Apparitions and catechesis

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Given the limited time available for catechesis in most programs, do you think that the directors of these programs (or the individual catechists) should initiate discussion about or refer approvingly to not yet authenticated Marian apparitions?
Does it benefit teenagers - who (for example) don't even know (let alone understand) Church teachings on sexual morality or the Real Presence or how we are saved - to be referred to a webpage about (say) Medjugorje or similar events?
My understanding about pedagogy is that a basic idea is that you start with the basic foundation and then build on that. There are certain basics that one would hope all Catholics know and believe (the things that make us Catholic and not something else). Events like Medjugorje fall into the classification of private revelation - and are not dogma. I would hope that the priority of teaching would start with the CCC and the Bible taught in parallel. Once a child or a catechumen is grounded in those truths, then becomes the time to discuss private revelations. And I would hope that the discussion begins with those revelations that have been investigated and found 'not contrary to the faith'.
On another note - have any of you read the notes in the Catholic Youth Bible (NRSV, published by Saint Mary's Press)? It is being used in a local CCD and Confirmation class. I had occasion recently to read the note on Satan (book of Job) and on Ephesians 5 and I was just floored. (eg" the notion of Satan as an evildoer seems to have been borrowed from a similar figure in Persian religion" , "we should not interpret Eph 5:21 - 6:4 as commanding submissive behavior of married women today").
Any comments?


If you'll indulge me, I do in fact have a glimmer of a thought or 1 1/2. First, you've hit it regarding catechesis. There are fundamentals (hey, what's a 'Trinity' and how's it help me get a job?), which remain difficult and mysterious throughout our lives. Better, yes, to deal with the Gospel, it's implications for our lives, the wonder of the Eucharist, the beauty and misery of the Church. Other stuff will only confuse 'em.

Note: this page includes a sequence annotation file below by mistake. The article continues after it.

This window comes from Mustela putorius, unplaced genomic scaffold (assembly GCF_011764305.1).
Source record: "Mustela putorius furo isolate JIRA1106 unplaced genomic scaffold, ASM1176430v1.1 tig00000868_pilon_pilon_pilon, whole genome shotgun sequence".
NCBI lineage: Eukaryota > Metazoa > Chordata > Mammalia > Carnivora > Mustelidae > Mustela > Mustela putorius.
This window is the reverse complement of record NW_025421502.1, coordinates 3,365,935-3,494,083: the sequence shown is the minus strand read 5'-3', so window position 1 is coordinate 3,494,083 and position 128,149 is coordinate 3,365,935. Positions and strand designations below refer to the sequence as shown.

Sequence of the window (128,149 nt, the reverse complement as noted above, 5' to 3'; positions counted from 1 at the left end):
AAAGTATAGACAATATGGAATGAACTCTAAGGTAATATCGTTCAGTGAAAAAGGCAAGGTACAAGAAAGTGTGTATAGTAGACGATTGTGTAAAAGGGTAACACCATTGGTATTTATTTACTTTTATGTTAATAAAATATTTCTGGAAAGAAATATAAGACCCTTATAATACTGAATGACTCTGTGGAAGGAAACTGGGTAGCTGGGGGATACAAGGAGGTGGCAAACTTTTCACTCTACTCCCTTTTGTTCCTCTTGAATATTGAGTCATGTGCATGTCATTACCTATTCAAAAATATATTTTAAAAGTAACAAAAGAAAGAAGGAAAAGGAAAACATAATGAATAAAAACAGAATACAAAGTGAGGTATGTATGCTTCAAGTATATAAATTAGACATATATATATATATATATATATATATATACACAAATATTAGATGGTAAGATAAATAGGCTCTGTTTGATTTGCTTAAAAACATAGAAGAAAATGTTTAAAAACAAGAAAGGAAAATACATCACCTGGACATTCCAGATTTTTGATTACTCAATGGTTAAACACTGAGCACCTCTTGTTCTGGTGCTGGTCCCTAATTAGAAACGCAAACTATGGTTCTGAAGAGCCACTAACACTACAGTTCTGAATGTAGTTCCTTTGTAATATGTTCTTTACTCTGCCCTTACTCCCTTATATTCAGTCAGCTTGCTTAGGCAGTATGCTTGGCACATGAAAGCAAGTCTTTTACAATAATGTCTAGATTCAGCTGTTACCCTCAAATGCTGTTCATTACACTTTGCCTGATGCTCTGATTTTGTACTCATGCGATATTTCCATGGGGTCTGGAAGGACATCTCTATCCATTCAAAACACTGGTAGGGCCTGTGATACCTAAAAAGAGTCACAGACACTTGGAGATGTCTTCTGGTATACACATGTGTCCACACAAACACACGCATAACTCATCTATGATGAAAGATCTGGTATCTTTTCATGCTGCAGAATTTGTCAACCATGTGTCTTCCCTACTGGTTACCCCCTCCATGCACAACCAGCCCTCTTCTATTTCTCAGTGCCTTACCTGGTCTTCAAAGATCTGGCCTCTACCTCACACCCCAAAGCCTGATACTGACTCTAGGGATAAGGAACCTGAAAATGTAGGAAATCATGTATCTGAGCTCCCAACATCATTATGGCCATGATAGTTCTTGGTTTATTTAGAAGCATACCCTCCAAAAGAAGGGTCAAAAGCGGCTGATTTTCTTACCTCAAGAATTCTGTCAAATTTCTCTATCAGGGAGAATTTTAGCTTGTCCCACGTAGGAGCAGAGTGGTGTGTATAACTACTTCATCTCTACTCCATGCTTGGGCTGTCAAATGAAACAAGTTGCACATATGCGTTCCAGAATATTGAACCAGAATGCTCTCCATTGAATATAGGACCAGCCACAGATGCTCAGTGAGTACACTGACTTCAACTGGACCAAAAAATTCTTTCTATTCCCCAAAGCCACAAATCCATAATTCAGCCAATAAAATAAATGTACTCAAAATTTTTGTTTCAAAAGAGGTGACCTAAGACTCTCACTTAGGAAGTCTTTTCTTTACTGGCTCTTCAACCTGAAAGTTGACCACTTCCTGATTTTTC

Second, I think it's obvious that much of the imagery used for Satan was in fact taken from Persian sources, especially as we get into later writings in the OT and intertestamental stuff. This bothers me not a bit. The Spirit wrought something weirdly different out of diverse materials. It's a wonder the Biblical Historical Critics were able to make such a big deal out of something that Augustine and all the Gregories knew. As for the stuff about women and marriage... I plead the fifth.

It seems to me that if the book says, "the figure of Satan appears to be borrowed..." it should also point out that the fact the devil was very real to Christ, which immediately rules out any notion of writing Satan off.

On the second point about apparitions, that's an interesting question. Maybe only if the question comes up? My niece (first grade) saw a picture of Our Lady of Lourdes and asked if it was Mary and from there we had to explain the whole story. For some Catholics, (like William F. Buckley who goes to Lourdes often), it's a very strong part of their faith, partly because of the great thoroughness of the medical clinic in attempting to rule out fradulent cures.

My take on the Eph. 5 passage would be that of JPII in Mulieris Dignitatem. I think what the Bible's note says is approximately true, though oversimplified, and perhaps a bit distorted.

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About this Entry

This page contains a single entry by alicia published on April 18, 2004 9:43 PM.

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